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Glia. 1998 Dec;24(4):398-407.

Inositol-trisphosphate-dependent intercellular calcium signaling in and between astrocytes and endothelial cells.

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  • 1Department of Physiology and Pathophysiology, University of Ghent, Belgium. luc.leybaert@rug.ac.be

Abstract

Interactions between astrocytes and endothelial cells are believed to play an important role in the control of blood-brain barrier permeability and transport. Astrocytes and endothelial cells respond to a variety of stimuli with an increase of intracellular free calcium ([Ca2+]i) that is propagated to adjacent cells as an intercellular Ca2+ wave. We hypothesized that intercellular Ca2+ signaling also occurs between astrocytes and endothelial cells, and we investigated this possibility in co-cultures of primary astrocytes and an endothelial cell line using caged messengers. Intercellular Ca2+ waves, induced by mechanical stimulation of a single cell, propagated from astrocytes to endothelial cells and vice versa. Intercellular Ca2+ waves could also be induced by flash photolysis of pressure-injected caged inositol trisphosphate (IP3) and also by applying the flash to remote noninjected cells. Ca2+ waves induced by flash photolysis propagated from endothelial cells to astrocytes but not from astrocytes to endothelial cells even though caged IP3 diffused between the two cell types. Flash photolysis of caged Ca2+ (NP-EGTA) resulted in an increase of [Ca2+]i but did not initiate an intercellular Ca2+ wave. We conclude that an increase of IP3 in a single cell is sufficient to initiate an intercellular Ca2+ wave that is propagated by the diffusion of IP3 to neighboring cells and that can be communicated between astrocytes and endothelial cells in co-culture. By contrast, Ca2+ diffusion via gap junctions does not appear to be sufficient to propagate an intercellular Ca2+ wave. We suggest that intercellular Ca2+ waves may play a role in astrocyte-endothelial interactions at the blood-brain barrier.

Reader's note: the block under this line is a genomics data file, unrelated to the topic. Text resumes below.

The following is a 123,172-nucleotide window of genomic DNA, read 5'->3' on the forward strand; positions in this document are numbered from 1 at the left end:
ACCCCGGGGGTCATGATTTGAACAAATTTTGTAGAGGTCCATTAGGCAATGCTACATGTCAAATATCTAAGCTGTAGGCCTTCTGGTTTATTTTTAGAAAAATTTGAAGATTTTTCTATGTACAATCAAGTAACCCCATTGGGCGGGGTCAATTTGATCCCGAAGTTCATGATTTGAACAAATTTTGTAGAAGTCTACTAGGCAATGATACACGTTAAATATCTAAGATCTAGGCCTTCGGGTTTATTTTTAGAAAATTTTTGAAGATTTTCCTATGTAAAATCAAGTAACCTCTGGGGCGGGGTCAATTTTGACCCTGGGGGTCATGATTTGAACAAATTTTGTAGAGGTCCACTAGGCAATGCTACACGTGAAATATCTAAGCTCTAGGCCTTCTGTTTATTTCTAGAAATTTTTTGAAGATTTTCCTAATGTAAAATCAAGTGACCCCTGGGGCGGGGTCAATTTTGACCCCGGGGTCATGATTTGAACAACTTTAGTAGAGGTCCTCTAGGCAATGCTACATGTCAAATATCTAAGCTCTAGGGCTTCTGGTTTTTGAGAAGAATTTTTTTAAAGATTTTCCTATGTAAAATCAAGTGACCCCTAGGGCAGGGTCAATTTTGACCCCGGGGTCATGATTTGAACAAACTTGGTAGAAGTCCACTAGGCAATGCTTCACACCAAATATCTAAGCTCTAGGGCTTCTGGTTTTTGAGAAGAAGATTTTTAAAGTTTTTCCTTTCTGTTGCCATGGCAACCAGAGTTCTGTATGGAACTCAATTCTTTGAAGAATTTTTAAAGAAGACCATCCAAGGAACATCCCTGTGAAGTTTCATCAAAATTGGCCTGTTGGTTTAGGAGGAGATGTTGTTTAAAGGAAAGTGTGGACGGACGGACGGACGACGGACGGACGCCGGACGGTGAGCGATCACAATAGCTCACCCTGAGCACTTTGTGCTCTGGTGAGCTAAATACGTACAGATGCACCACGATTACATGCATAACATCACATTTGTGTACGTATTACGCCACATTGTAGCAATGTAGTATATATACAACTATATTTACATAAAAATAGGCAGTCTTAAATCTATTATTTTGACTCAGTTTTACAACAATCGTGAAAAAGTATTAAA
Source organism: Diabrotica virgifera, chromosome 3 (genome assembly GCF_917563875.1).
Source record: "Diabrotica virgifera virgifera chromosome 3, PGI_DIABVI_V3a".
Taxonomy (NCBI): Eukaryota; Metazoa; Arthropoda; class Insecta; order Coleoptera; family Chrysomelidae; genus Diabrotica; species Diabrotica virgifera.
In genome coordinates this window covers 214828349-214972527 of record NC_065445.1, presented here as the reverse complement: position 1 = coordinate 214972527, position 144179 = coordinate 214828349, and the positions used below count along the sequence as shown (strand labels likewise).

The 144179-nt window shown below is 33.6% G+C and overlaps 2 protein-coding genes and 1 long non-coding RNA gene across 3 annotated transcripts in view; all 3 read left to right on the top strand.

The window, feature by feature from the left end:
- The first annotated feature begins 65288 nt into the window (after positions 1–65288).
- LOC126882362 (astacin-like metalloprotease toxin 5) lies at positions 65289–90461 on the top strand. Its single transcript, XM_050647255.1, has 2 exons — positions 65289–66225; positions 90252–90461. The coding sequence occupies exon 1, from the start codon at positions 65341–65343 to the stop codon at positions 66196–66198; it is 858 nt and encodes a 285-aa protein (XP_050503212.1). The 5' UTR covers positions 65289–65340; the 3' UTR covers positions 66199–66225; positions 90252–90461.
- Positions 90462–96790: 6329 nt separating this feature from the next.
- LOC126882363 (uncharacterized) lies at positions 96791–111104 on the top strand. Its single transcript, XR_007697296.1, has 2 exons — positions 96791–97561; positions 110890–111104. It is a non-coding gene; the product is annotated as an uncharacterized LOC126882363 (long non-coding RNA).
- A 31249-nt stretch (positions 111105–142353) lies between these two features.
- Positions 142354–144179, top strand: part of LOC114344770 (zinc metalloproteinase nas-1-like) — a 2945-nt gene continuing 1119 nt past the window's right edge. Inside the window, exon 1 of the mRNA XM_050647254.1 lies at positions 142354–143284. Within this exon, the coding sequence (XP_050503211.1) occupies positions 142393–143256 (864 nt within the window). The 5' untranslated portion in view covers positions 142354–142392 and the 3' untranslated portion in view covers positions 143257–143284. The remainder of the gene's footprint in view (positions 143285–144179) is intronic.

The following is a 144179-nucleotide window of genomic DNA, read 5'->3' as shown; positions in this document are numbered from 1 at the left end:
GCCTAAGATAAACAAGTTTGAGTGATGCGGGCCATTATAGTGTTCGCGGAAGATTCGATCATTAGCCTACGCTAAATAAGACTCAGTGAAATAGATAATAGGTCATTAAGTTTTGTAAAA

PMID:
9814820
[PubMed - indexed for MEDLINE]
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